Dobroyde [Item 41] | NSW Environment, Energy and Science

Culture and heritage


Dobroyde [Item 41]

Item details

Name of item: Dobroyde [Item 41]
Type of item: Complex / Group
Group/Collection: Residential buildings (private)
Category: House
Primary address: 6 Clarence Street, Burwood, NSW 2134
Parish: Concord
County: Cumberland
Local govt. area: Burwood
All addresses
Street AddressSuburb/townLGAParishCountyType
6 Clarence StreetBurwoodBurwoodConcordCumberlandPrimary Address

Statement of significance:

No. 6 Clarence Street, Burwood has historic and aesthetic significance as a very good example of a single storeyed c. 1913 house designed in the Federation Queen Anne style and constructed for Archibald Ramsay. The building significantly retains its overall scale, form, character and detailing including face brickwork, a double gable feature with timber vents and shingled detail to the gable ends, an open verandah on a stone base with timber posts and low metal balustrade, face brickwork walls. The building and garden make a good contribution to the streetscape.
Date significance updated: 14 May 14
Note: The State Heritage Inventory provides information about heritage items listed by local and State government agencies. The State Heritage Inventory is continually being updated by local and State agencies as new information becomes available. Read the OEH copyright and disclaimer.


Construction years: 1913-1913
Physical description: Single storey c.1913 Federation Queen Anne style house with a terracotta tiled hipped and gabled roof with tall roughcast rendered chimneys with brick corbelled capping and terracotta pots. The front facade has a double gable feature with timber vents and shingled detail to the gable ends. The main roof changes pitch and extends over an open verandah on a stone base with timber posts and low metal balustrade, which extends across the front and around the north eastern corner of the building with faceted hipped feature over the corner. Walls are constructed of face brickwork. Windows are timber frame double hung and casement and there are timber French doors and shutters.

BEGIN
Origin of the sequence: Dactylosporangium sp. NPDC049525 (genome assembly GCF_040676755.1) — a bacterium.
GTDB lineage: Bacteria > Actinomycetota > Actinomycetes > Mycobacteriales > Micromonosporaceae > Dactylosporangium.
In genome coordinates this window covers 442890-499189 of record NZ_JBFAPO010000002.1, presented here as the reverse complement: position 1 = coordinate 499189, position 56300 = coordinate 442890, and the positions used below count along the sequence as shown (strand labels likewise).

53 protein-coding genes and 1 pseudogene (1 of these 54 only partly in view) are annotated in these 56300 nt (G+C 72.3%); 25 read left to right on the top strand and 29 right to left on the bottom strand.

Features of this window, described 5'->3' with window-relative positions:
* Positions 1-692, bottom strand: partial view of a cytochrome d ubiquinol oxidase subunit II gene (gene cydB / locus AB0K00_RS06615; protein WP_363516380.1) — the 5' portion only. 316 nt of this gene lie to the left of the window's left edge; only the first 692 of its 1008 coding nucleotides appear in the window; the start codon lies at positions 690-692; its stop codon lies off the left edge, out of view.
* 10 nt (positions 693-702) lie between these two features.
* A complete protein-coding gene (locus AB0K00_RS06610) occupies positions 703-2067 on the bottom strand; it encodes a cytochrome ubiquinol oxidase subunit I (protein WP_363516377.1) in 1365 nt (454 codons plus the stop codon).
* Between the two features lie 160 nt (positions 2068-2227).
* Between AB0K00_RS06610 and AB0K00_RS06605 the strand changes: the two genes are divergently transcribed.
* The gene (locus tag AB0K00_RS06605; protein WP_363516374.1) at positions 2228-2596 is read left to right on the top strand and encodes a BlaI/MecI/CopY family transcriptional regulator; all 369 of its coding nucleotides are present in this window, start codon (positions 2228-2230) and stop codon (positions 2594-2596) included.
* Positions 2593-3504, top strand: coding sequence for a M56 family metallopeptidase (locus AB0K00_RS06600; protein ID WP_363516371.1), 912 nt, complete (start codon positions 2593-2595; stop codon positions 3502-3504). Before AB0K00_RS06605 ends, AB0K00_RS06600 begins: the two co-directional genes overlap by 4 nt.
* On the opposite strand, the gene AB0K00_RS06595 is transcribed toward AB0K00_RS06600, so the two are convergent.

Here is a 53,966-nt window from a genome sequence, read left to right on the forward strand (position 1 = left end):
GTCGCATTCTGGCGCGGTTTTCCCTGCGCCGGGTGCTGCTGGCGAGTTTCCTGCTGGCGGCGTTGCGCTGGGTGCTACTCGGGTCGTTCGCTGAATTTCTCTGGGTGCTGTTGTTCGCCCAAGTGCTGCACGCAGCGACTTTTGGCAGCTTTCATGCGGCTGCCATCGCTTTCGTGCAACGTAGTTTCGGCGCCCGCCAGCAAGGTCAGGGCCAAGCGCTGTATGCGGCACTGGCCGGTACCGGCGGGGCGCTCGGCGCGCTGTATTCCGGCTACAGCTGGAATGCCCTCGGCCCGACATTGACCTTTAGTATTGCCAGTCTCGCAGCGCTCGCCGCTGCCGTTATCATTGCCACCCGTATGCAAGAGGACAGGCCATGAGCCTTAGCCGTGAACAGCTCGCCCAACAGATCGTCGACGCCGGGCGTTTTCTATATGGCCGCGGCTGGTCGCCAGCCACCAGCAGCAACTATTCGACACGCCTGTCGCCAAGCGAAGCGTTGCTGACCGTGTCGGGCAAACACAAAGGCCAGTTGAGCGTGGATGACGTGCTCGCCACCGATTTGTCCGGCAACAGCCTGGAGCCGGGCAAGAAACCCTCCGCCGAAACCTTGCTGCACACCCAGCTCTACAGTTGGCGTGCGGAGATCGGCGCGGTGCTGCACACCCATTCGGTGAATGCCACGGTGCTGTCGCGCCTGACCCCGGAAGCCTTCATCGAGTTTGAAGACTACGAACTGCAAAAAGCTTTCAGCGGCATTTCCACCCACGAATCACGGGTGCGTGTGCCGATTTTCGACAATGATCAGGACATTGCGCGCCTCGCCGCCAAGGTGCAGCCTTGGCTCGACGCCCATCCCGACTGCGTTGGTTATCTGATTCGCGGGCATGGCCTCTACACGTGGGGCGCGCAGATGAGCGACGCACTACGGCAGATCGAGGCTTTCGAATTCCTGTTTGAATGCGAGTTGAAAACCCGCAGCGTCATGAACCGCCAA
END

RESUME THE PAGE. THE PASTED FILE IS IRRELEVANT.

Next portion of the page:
The building is elevated above and set well back from the street frontage which has a stone retaining wall and steps and open garden with wall, trees and shrubs between. A concrete driveway extends from the street frontage parallel to the eastern side boundary to the rear corner of the site


Historical notes: The first land grants in the Burwood district included those to Thomas Rowley in 1799 and William Faithful in 1808. In 1812, Rowley’s ‘Burwood Farm’ was bought by Alexander Riley, who built the first house in the district, ‘Burwood Villa’ in 1814.

Early activity in the area included farming activities, collection of timber and the development of service industries along Parramatta and Liverpool Roads. A railway was constructed in 1855 to link Sydney and Parramatta, with Burwood being one of the six stops. It became a passenger service for the wealthy city businessmen who lived in villa estates. A village subdivision was laid out around the railway line in 1854 and the area remained relatively open. Through to the 1880’s, a number of gentleman’s estates were established in and around Burwood.

By 1895 the villa estates had largely been subdivided. Burwood remained an attractive railway suburb of gentlemen’s residences and during the following two decades its character as a garden suburb developed as there was limited industrial development in the area, but there was a variety of service industries as well as some modest homes.

In Australia the Federation Queen Anne architecture exhibits qualities that are similar from English models from which it drew inspiration. Buildings in this style are domestic in scale and use traditional vernacular motifs to achieve informality of planning, massing, fenestration and landscaping.